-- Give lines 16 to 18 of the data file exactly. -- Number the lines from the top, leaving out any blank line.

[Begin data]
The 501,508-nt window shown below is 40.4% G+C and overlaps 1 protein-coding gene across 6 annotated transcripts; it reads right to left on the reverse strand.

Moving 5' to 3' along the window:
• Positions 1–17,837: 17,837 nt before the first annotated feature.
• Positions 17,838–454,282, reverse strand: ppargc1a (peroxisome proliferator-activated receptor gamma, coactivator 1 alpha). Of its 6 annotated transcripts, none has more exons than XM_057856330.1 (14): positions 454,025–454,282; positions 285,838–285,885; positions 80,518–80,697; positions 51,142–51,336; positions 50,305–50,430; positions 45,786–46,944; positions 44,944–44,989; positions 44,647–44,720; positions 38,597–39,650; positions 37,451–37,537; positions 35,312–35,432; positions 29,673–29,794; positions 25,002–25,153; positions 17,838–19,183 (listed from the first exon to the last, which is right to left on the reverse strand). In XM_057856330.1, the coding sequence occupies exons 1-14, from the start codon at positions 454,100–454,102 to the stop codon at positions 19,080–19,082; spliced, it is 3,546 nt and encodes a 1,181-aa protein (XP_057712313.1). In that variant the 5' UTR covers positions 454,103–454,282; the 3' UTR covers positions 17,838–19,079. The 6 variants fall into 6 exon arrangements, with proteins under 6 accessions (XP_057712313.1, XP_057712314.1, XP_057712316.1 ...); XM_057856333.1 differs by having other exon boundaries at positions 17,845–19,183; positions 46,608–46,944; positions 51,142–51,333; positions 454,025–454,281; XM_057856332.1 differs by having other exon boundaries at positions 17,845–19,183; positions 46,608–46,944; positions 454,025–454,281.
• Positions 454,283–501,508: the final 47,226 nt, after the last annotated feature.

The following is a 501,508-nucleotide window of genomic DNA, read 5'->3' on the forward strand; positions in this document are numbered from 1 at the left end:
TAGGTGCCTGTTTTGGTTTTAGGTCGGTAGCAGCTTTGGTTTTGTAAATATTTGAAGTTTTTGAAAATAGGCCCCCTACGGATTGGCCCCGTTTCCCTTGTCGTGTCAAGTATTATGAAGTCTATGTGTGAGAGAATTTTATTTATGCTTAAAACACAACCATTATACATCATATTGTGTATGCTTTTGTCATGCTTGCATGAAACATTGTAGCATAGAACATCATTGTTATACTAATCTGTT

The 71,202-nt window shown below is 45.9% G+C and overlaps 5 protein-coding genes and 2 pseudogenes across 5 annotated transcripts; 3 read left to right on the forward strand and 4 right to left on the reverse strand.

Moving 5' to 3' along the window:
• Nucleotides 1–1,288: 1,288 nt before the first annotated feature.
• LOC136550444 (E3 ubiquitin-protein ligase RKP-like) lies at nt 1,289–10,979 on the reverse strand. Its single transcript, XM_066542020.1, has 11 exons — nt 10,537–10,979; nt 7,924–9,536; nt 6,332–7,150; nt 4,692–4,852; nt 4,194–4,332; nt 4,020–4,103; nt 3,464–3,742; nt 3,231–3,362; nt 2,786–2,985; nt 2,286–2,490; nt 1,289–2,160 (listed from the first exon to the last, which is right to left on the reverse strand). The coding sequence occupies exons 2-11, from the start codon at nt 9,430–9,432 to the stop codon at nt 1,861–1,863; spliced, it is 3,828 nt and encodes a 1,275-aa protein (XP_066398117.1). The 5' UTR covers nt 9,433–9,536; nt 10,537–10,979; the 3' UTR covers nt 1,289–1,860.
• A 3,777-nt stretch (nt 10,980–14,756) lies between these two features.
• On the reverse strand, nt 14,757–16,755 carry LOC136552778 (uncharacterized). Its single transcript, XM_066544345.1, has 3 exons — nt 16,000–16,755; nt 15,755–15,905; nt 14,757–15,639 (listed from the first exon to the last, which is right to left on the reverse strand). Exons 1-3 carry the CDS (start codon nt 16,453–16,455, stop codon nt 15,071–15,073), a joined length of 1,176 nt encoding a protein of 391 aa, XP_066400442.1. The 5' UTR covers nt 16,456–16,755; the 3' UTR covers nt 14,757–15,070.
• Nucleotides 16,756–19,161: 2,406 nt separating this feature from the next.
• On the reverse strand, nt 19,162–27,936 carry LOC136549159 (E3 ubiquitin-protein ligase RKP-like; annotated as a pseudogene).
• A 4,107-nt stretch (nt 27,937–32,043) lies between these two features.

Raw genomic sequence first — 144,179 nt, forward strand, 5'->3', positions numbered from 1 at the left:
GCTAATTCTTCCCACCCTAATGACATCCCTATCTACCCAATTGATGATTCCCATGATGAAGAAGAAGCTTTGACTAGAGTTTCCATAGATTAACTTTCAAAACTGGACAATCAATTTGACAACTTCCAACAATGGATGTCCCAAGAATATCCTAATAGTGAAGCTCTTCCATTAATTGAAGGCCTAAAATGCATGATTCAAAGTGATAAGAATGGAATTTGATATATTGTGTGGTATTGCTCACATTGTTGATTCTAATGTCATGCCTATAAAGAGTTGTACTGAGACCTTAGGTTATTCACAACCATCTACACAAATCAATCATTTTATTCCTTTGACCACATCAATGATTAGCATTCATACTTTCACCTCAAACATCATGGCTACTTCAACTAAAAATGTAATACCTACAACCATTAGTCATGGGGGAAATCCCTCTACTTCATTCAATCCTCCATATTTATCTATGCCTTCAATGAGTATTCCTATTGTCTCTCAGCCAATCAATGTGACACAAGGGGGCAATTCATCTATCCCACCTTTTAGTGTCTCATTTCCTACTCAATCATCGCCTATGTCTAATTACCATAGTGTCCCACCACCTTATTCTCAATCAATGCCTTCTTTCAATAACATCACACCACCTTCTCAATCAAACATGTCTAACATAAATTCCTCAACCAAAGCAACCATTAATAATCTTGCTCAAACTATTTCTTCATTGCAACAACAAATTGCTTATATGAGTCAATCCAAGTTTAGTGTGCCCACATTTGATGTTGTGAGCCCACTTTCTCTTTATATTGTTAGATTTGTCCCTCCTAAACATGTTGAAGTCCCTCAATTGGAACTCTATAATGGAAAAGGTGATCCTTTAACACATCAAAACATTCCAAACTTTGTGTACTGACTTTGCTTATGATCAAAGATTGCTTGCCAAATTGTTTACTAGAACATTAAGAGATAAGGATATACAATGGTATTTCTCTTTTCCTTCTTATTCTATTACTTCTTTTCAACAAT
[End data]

• A 4,107-nt stretch (nt 27,937–32,043) lies between these two features.

Raw genomic sequence first — 144,179 nt, forward strand, 5'->3', positions numbered from 1 at the left:
GCTAATTCTTCCCACCCTAATGACATCCCTATCTACCCAATTGATGATTCCCATGATGAAGAAGAAGCTTTGACTAGAGTTTCCATAGATTAACTTTCAAAACTGGACAATCAATTTGACAACTTCCAACAATGGATGTCCCAAGAATATCCTAATAGTGAAGCTCTTCCATTAATTGAAGGCCTAAAATGCATGATTCAAAGTGATAAGAATGGAATTTGATATATTGTGTGGTATTGCTCACATTGTTGATTCTAATGTCATGCCTATAAAGAGTTGTACTGAGACCTTAGGTTATTCACAACCATCTACACAAATCAATCATTTTATTCCTTTGACCACATCAATGATTAGCATTCATACTTTCACCTCAAACATCATGGCTACTTCAACTAAAAATGTAATACCTACAACCATTAGTCATGGGGGAAATCCCTCTACTTCATTCAATCCTCCATATTTATCTATGCCTTCAATGAGTATTCCTATTGTCTCTCAGCCAATCAATGTGACACAAGGGGGCAATTCATCTATCCCACCTTTTAGTGTCTCATTTCCTACTCAATCATCGCCTATGTCTAATTACCATAGTGTCCCACCACCTTATTCTCAATCAATGCCTTCTTTCAATAACATCACACCACCTTCTCAATCAAACATGTCTAACATAAATTCCTCAACCAAAGCAACCATTAATAATCTTGCTCAAACTATTTCTTCATTGCAACAACAAATTGCTTATATGAGTCAATCCAAGTTTAGTGTGCCCACATTTGATGTTGTGAGCCCACTTTCTCTTTATATTGTTAGATTTGTCCCTCCTAAACATGTTGAAGTCCCTCAATTGGAACTCTATAATGGAAAAGGTGATCCTTTAACACATCAAAACATTCCAAACTTTGTGTACTGACTTTGCTTATGATCAAAGATTGCTTGCCAAATTGTTTACTAGAACATTAAGAGATAAGGATATACAATGGTATTTCTCTTTTCCTTCTTATTCTATTACTTCTTTTCAACAAT